As fallout from the summer credit crunch spreads, Wall Street faces more job cuts -- and smaller bonuses.

Investment banks have announced thousands of jobs cuts as investors stopped snapping up risky corporate loans, mortgage securities and complex asset-backed securities.

And headhunters who help bankers and traders find jobs see layoffs ahead.

There could be massive layoffs in areas that were built up quickly over the past three to four years, Korn/Ferry headhunter Jonathan Kim said. We'll see a number of cuts in the areas that lost money.

Investment banks have so far this year set aside 8 percent more money for compensation than they had for the first three quarters of last year. But do not expect bonuses to be higher at most investment banks, recruiters said.

You can't lay off people and have high bonuses. That's unseemly, said John Challenger of outplacement firm Challenger, Gray & Christmas.

Wall Street's richly compensated bankers have been a major pillar of the New York City economy, supporting real estate prices and everything from five star dinners to expensive sports cars.

The five largest investment banks -- Goldman Sachs Group Inc (GS.N: Quote, Profile, Research), Morgan Stanley (MS.N: Quote, Profile, Research), Merrill Lynch and Co Inc (MER.N: Quote, Profile, Research), Lehman Brothers Holdings Inc (LEH.N: Quote, Profile, Research) and Bear Stearns Co Inc (BSC.N: Quote, Profile, Research) -- combined paid out a record $61 billion in compensation last year.

The investment banks have so far set aside about $52 billion of compensation expense for 2007, up from $48 billion for the first three quarters of 2006, helped in large part by Goldman Sachs, which is about $3 billion ahead of last year on compensation expense.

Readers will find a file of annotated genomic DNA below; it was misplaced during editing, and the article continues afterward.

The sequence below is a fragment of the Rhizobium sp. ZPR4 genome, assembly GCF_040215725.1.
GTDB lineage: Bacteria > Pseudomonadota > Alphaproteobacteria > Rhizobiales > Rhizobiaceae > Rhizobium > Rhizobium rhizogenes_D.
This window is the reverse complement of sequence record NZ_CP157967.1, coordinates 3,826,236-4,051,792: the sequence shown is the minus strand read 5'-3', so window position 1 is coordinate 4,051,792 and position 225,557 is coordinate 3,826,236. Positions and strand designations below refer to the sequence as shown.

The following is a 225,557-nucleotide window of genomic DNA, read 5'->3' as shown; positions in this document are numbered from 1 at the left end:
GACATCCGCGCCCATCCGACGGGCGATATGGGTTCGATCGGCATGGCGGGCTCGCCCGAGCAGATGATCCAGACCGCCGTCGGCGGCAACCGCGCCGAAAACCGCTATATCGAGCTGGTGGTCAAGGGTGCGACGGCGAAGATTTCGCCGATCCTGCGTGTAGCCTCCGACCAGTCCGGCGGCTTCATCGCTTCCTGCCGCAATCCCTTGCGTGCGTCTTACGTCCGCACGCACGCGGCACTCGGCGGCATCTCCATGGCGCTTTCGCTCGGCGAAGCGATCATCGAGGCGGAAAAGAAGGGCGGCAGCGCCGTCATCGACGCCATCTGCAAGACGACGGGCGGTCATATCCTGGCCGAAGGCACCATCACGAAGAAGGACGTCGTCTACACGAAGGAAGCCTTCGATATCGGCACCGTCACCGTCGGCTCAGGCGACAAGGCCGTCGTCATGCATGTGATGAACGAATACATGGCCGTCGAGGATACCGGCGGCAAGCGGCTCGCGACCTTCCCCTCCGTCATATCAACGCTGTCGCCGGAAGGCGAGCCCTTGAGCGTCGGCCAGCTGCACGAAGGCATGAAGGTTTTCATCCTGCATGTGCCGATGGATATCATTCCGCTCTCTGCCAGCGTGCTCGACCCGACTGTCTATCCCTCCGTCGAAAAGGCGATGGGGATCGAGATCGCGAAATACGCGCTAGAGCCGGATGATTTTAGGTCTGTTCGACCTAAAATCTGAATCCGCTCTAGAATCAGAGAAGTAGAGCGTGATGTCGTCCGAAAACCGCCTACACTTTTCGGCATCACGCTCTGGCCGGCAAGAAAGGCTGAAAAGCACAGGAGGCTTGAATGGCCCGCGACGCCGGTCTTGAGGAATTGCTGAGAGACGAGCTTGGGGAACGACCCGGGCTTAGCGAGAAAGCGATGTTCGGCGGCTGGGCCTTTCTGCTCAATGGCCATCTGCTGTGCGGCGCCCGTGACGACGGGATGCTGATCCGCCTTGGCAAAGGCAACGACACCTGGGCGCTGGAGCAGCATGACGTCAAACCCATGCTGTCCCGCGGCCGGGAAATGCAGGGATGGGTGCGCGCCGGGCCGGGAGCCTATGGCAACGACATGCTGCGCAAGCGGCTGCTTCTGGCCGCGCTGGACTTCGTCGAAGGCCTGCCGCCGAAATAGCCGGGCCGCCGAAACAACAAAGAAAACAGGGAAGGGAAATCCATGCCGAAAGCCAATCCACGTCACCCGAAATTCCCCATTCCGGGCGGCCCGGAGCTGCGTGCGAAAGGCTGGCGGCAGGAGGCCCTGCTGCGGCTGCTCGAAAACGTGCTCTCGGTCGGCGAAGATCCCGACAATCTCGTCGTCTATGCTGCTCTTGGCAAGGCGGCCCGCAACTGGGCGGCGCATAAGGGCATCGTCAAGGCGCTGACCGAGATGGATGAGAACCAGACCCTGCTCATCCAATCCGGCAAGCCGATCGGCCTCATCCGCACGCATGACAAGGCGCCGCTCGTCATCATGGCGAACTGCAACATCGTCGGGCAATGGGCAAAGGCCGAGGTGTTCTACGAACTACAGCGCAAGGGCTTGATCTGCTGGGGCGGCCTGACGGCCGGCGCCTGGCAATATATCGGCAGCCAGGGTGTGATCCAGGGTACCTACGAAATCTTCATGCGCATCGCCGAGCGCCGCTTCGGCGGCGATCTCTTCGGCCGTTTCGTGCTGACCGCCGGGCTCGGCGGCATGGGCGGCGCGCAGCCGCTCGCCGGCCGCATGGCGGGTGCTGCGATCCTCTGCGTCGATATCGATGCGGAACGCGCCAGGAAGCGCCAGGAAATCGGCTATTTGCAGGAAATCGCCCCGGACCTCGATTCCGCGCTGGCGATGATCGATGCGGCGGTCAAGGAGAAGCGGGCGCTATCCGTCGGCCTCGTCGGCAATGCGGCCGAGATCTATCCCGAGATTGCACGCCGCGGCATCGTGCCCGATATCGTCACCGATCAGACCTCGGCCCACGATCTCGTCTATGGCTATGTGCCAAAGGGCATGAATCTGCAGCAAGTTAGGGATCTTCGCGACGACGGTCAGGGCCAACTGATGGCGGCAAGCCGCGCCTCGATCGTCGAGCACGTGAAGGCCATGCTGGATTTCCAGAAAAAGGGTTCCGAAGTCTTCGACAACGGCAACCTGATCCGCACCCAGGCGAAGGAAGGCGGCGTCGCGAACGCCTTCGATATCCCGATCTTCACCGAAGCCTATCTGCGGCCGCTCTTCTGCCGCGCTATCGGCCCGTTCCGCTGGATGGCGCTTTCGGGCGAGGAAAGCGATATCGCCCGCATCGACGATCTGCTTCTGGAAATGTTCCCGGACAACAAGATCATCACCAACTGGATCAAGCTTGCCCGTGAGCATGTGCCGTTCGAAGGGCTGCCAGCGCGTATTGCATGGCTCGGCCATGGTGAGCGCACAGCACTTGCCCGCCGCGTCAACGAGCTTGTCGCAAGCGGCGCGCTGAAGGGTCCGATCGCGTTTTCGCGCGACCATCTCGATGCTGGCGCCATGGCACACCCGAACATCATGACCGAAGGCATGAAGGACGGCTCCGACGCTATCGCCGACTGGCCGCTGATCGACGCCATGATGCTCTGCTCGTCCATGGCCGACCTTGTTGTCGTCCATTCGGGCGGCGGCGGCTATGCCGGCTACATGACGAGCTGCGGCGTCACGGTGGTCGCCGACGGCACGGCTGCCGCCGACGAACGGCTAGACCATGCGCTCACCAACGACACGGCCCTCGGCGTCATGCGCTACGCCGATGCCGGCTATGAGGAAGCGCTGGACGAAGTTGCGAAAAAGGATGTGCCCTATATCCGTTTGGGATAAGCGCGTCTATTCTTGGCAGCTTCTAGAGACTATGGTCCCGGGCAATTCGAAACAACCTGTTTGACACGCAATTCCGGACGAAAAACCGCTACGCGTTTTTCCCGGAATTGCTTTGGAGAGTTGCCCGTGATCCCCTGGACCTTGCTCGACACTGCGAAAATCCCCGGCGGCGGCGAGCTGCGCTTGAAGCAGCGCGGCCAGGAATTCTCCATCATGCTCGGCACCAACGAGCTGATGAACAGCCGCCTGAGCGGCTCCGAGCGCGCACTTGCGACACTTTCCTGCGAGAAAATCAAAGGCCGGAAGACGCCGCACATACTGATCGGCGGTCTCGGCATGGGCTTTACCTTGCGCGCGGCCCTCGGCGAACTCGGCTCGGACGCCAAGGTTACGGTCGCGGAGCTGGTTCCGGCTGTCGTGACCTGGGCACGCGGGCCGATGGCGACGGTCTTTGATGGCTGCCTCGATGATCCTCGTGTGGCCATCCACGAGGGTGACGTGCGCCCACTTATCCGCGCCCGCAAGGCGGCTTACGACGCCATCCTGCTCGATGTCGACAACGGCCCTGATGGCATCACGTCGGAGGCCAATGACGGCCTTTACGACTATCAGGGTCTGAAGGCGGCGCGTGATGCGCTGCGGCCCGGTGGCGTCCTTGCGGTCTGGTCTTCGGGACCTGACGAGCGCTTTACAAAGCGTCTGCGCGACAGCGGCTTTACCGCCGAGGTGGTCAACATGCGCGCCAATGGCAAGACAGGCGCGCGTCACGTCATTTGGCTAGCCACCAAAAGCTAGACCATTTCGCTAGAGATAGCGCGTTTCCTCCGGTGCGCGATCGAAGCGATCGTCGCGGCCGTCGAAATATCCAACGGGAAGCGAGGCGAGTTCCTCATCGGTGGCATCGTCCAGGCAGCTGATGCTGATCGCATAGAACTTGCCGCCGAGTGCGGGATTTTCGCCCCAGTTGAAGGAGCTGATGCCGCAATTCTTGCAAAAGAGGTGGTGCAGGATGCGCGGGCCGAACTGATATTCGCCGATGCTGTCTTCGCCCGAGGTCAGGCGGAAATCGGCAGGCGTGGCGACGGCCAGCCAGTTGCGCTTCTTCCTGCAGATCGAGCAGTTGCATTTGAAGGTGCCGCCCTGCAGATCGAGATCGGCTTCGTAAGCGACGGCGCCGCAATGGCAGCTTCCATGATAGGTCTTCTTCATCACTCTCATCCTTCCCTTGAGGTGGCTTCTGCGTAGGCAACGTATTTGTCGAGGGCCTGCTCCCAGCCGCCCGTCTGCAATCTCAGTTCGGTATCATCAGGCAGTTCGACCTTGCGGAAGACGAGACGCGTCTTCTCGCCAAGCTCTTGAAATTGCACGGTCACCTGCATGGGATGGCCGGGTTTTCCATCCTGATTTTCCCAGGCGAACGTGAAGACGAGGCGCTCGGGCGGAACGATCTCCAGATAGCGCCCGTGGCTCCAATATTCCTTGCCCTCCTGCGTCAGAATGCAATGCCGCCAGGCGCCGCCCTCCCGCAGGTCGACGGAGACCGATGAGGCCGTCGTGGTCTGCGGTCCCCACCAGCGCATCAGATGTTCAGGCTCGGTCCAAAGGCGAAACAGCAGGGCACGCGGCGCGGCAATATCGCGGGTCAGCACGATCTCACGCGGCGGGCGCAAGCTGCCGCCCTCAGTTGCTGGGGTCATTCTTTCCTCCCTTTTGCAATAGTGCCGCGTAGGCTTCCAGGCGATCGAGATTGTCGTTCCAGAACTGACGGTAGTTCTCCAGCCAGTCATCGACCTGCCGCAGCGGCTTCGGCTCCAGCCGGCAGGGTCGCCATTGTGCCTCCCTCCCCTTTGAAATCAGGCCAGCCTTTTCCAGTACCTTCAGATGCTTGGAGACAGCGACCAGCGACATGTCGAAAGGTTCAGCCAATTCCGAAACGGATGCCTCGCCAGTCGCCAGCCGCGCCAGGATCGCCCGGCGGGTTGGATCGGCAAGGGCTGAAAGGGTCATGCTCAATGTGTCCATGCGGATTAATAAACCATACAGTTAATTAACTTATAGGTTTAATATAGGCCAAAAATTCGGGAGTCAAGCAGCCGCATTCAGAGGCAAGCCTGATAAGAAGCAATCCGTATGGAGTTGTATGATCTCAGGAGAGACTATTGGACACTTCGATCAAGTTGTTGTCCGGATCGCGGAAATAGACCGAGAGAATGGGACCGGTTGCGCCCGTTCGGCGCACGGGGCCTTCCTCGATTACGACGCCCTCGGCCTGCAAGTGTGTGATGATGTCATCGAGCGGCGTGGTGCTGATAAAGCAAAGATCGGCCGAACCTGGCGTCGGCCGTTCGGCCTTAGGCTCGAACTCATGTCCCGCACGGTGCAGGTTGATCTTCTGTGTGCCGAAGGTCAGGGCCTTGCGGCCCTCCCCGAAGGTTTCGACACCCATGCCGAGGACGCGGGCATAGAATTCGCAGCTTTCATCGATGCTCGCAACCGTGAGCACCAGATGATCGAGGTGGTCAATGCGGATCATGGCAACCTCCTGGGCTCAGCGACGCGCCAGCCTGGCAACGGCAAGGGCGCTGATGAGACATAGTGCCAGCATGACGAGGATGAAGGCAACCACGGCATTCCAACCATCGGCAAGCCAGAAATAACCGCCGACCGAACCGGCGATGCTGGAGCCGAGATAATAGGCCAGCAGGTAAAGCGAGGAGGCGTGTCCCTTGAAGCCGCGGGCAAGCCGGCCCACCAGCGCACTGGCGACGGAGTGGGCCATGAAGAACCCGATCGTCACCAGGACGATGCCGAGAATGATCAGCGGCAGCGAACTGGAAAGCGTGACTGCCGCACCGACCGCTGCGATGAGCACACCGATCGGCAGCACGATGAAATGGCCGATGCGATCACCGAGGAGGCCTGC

After humming along in 2006 and early this year, financial markets tumbled in July and August. Worries about subprime mortgages triggered a broader credit crunch, as investors withdrew, deal activity slowed and asset values plunged.

Broker-dealers have responded by cutting jobs. In recent weeks, Morgan Stanley, Bear Stearns, Lehman Brothers and Credit Suisse each announced cuts in residential mortgages, banking and leveraged finance.

Banks with particularly heavy losses -- UBS, Citigroup and Bank of America -- set even deeper cuts and raised the possibility more cuts are ahead. Merrill Lynch and Co Inc (MER.N: Quote, Profile, Research) is expected to cut jobs after a third-quarter net loss fueled by mortgage and leverage loan losses.

We're not done, Gary Goldstein of Whitney Group said. These are not across-the-board cuts, though. The cuts will take place across the areas hit hardest.


And with revenue possibly coming under pressure, Wall Street firms will cut costs. Bonuses are expected to slip between 5 percent and as much as 30 percent, depending on the business and firm.

Several headhunters stressed there is still some hiring in fast growing businesses. Hedge funds and buyout firms meanwhile have been picking up traders, bankers and analysts who have been cut loose.

Landfall Partners' Tom Cleary said some Canadian and European banks are taking advantage of the layoffs to hire some top tier bankers.

There are quality organizations who will take this opportunity to grow their business, Cleary said.

That said, nobody really knows when debt and deal markets will recover. If the credit crisis persists, cutbacks could spread to other parts of the bank.

We're in a situation where people don't really know what's happening, said Les Stern, a veteran search executive at Heidrick & Struggles. So it's not over yet. When more stuff hits the fan, the banks will respond.

Still, many recruiters polled by Reuters agreed that, overall, the state of Wall Street employment was in reasonably good shape, compared with other periods of mass layoffs such as following the 1987 crash and after the Internet bubble popped in 2000.

I've been through some scary times on Wall Street, said Stern, who has worked as a placement executive since 1968. I don't find this period to be in the same league.